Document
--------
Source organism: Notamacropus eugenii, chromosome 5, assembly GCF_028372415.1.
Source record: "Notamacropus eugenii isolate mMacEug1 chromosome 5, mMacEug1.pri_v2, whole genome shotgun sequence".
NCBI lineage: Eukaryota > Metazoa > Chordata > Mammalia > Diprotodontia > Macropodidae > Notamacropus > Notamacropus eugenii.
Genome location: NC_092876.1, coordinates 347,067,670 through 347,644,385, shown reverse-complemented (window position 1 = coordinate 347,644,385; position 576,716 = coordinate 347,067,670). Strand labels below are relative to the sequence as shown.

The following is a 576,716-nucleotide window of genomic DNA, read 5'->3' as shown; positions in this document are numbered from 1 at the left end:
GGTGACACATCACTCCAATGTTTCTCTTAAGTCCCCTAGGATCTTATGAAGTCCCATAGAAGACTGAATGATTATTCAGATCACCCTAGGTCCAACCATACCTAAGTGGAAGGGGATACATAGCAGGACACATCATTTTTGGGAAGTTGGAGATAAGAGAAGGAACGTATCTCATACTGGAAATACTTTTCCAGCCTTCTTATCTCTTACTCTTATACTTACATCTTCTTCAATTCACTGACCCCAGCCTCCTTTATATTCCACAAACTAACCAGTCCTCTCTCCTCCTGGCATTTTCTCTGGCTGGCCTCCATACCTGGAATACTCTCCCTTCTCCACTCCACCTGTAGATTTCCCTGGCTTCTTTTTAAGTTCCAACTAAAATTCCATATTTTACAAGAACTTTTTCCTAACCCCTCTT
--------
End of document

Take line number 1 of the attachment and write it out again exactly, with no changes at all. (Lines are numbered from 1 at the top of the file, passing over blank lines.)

Source organism: Notamacropus eugenii, chromosome 5, assembly GCF_028372415.1.